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Rents as incentive for saving energy: an empirical analysis for Austria PowerPoint Presentation
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Rents as incentive for saving energy: an empirical analysis for Austria

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Rents as incentive for saving energy: an empirical analysis for Austria

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  1. Rents as incentive for saving energy: an empirical analysis for Austria Gunther Maier, Philipp Kaufmann, Andreas Oberhuber

  2. Overview • Introduction: The need to save energy in the housing sector • The economics: landlords, tenants and investments in energy efficiency • The Austrian context: rent control and improvement funds • The empirical evidence: heating costs in hedonic rent equations • Summary

  3. Introduction • About 1/3 of energy is used for buildings • In Austria, 28.1% used for heating and cooling of rooms • Kyoto • Austria agreed to reduce energy use in the building sector by 28.1% (relative to 1990) • Actual increase by 4.7% • Slow adjustment process • Long lifetime of buildings, slow rate of replacement • Buildings built today determine energy use for the next 20-30 years

  4. Introduction • Reduction of energy consumption in buildings is urgently needed • How can this be achieved? • Regulations • Investment subsidies • Market incentives • How do market incentives work in the current structure?

  5. Economics • Energy consumptions in buildings is determined by various actors • Energy provider: supplies energy in the requested form, paid by tenant • Landlord: rents the appartment to the tenant, decides about investments into the energy efficiency of the building (insulation, windows) • Tenant: pays rent to the landlord, decides about energy use (heating patterns, room temperatures, ventilation) • Government: sets and controls regulations, provides investment subsidies • Limited transparency of costs of heating/cooling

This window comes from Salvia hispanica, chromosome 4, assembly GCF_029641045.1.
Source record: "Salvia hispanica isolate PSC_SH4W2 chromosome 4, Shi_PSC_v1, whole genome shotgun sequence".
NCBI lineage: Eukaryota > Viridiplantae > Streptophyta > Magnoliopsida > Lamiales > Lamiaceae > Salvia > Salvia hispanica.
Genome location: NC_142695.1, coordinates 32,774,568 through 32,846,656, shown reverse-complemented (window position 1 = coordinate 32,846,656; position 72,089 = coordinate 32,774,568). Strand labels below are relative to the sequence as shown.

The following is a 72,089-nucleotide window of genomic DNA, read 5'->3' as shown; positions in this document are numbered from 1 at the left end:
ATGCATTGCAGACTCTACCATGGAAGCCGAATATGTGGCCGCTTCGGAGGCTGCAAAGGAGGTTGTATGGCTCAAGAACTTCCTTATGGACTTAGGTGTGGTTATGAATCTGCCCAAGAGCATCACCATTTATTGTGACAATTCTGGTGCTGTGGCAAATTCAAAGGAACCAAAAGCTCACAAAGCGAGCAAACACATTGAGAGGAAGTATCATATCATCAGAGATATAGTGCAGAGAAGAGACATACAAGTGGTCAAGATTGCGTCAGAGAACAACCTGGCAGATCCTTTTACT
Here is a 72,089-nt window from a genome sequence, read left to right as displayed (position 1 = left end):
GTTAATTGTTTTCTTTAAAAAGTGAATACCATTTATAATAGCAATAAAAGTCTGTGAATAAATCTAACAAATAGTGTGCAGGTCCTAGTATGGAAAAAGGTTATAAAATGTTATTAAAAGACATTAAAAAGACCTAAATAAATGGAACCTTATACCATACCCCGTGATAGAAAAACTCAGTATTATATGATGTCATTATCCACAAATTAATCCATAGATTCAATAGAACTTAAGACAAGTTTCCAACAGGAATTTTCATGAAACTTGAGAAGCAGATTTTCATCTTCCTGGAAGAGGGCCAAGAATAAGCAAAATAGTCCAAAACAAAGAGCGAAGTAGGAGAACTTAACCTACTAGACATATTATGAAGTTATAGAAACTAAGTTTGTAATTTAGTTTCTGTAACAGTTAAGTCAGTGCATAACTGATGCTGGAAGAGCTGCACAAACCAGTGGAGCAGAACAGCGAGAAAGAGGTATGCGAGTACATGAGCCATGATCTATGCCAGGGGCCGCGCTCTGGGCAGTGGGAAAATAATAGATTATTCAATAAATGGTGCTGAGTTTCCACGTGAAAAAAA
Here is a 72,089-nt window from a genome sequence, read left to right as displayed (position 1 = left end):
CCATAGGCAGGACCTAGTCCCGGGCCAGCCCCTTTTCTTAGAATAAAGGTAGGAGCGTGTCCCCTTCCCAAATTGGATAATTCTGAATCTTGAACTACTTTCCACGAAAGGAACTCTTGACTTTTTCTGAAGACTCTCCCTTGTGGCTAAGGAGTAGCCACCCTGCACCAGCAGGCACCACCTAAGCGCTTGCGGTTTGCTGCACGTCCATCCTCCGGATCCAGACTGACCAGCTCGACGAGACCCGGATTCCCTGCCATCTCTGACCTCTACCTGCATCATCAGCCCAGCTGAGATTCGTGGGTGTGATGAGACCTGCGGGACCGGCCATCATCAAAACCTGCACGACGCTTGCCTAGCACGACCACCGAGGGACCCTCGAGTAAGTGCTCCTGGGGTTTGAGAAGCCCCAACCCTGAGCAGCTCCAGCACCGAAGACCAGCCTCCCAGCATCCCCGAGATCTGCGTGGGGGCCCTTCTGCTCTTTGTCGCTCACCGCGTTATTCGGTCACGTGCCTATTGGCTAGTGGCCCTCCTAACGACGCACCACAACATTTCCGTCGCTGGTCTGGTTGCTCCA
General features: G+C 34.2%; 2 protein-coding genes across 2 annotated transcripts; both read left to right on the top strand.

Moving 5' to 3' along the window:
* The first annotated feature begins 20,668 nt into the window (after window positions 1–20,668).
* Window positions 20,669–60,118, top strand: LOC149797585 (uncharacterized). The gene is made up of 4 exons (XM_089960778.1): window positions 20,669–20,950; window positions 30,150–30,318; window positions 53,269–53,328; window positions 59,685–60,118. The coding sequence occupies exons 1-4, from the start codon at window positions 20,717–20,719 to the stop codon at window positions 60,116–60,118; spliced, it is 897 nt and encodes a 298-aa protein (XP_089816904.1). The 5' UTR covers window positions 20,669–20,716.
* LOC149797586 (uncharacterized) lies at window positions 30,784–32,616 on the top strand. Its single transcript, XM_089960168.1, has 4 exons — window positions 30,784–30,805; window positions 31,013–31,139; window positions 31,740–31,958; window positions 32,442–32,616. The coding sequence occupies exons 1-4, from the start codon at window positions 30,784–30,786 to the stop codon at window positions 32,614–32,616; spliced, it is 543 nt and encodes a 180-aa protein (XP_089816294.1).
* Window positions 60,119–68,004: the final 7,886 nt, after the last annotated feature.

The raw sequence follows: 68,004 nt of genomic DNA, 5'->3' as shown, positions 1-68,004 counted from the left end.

6. Economics • Price of housing: • P = rent + operation costs + cost of heating/cooling • Relevant price for the tenant: P • Relevant price for the landlord: rent • Relevant price for the energy provider: cost of heating/cooling • Tenant: • tradeoff between „rent“ and „cost of heating/cooling“ •  willing to pay a higher rent for an appartment with lower costs of heating/cooling

  7. Economics •  incentive for landlord to invest in energy efficiency of the building: market incentive for investments in energy efficiency • Does this mechanism exist in Austria? • Empirical approach: • Estimation of a hedonic price equation: • r = f(Xa, Xb, Xl, Xc, h) • h is expected to have a significant negative coefficient (market incentive works in the right direction)

  8. Austrian context • Austrian housing market is highly regulated (MRG – rental law) • Energy efficiency is not taken into account in these regulations • Most important regulated areas: • Protection against eviction • Limitations of rent levels and rent increases

  9. Austrian context • Four types of rent: • limited (low standard, 1.54 €/m2/month) • Guideline rent (good quality, old buildings, legally set base rent + additions – subtractions) • Appropriate rent (newer buildings, good quality, improved apartments; appropriateness can be checked by court) • Unregulated rent (newer buildings, no public support; negotiable)

  10. Austrian context • Rent increases: • In case of controlled rents, generally limited to CPI • Temporary rent increases • Under certain conditions • Must be approved by public authorities • Can be limited by court • For improvement investments • Funds cannot be used for other purposes • In case of free rents, generally according to contract

  11. Empirical results • Does an economic incentive prevail in this regulated market? • Data • EU-SLIC 2006 and 2007 for Austria (Statistik Austria) • Household survey, 2 years, different numbers of variables • Only rented residential property • Only observations where rent is considered to be according to the market by the respondent • dependent variable: (log of) rent (per m2) net of heating costs • Important independent variable: heating costs (per m2)

  12. Empirical results • Categories of control variables: • Fundamental appartment characteristics (size, size-squared, no.of rooms, availability of water, toilet, heating, garden, balcony, floor); 2006: 10; 2007: 28 variables • Fundamental house characteristics (age, type); 2006: 11; 2007: 12 variables • Locational characteristics (federal state, type of city, accessibility of bank, hospital, public park, shopping, etc., crime, noise); 2006: 15; 2007: 26 • Characteristics of contract (limited, length of contract); 2006: 1; 2007: 2

  13. Empirical results

  14. Summary and conclusions • Estimations do not yield the expected significant negative coefficient – positive and significant • Result is stable over years, specifications, and • Market incentive works against improvements in energy efficiency • Reason cannot be identified with this analysis • Strict rent regulation • Limited transparency (informational problem)